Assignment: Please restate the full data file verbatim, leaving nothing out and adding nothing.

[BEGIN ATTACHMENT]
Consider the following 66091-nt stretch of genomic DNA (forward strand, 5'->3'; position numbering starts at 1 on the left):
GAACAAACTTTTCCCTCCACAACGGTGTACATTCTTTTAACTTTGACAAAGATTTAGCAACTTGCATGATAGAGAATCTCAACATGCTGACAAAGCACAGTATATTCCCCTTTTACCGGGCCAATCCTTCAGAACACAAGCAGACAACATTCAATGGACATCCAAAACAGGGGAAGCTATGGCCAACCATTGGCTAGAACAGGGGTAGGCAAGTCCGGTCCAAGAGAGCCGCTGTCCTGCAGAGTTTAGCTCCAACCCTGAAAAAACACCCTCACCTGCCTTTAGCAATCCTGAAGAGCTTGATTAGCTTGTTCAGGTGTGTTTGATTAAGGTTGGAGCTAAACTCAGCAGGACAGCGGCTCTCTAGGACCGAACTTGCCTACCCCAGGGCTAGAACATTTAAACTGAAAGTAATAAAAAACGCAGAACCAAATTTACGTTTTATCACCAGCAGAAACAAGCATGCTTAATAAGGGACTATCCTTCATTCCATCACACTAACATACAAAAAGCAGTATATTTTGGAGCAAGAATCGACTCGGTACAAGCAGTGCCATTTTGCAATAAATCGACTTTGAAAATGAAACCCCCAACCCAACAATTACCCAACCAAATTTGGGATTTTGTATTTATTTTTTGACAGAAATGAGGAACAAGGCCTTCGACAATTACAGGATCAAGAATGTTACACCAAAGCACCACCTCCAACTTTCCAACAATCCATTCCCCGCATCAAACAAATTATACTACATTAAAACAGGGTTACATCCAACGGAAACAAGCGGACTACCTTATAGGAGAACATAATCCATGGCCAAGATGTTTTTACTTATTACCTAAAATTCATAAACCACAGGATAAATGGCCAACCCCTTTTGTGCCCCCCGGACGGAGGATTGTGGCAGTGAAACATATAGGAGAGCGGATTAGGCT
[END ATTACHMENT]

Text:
Consider the following 66091-nt stretch of genomic DNA (forward strand, 5'->3'; position numbering starts at 1 on the left):
GAACAAACTTTTCCCTCCACAACGGTGTACATTCTTTTAACTTTGACAAAGATTTAGCAACTTGCATGATAGAGAATCTCAACATGCTGACAAAGCACAGTATATTCCCCTTTTACCGGGCCAATCCTTCAGAACACAAGCAGACAACATTCAATGGACATCCAAAACAGGGGAAGCTATGGCCAACCATTGGCTAGAACAGGGGTAGGCAAGTCCGGTCCAAGAGAGCCGCTGTCCTGCAGAGTTTAGCTCCAACCCTGAAAAAACACCCTCACCTGCCTTTAGCAATCCTGAAGAGCTTGATTAGCTTGTTCAGGTGTGTTTGATTAAGGTTGGAGCTAAACTCAGCAGGACAGCGGCTCTCTAGGACCGAACTTGCCTACCCCAGGGCTAGAACATTTAAACTGAAAGTAATAAAAAACGCAGAACCAAATTTACGTTTTATCACCAGCAGAAACAAGCATGCTTAATAAGGGACTATCCTTCATTCCATCACACTAACATACAAAAAGCAGTATATTTTGGAGCAAGAATCGACTCGGTACAAGCAGTGCCATTTTGCAATAAATCGACTTTGAAAATGAAACCCCCAACCCAACAATTACCCAACCAAATTTGGGATTTTGTATTTATTTTTTGACAGAAATGAGGAACAAGGCCTTCGACAATTACAGGATCAAGAATGTTACACCAAAGCACCACCTCCAACTTTCCAACAATCCATTCCCCGCATCAAACAAATTATACTACATTAAAACAGGGTTACATCCAACGGAAACAAGCGGACTACCTTATAGGAGAACATAATCCATGGCCAAGATGTTTTTACTTATTACCTAAAATTCATAAACCACAGGATAAATGGCCAACCCCTTTTGTGCCCCCCGGACGGAGGATTGTGGCAGTGAAACATATAGGAGAGCGGATTAGGCT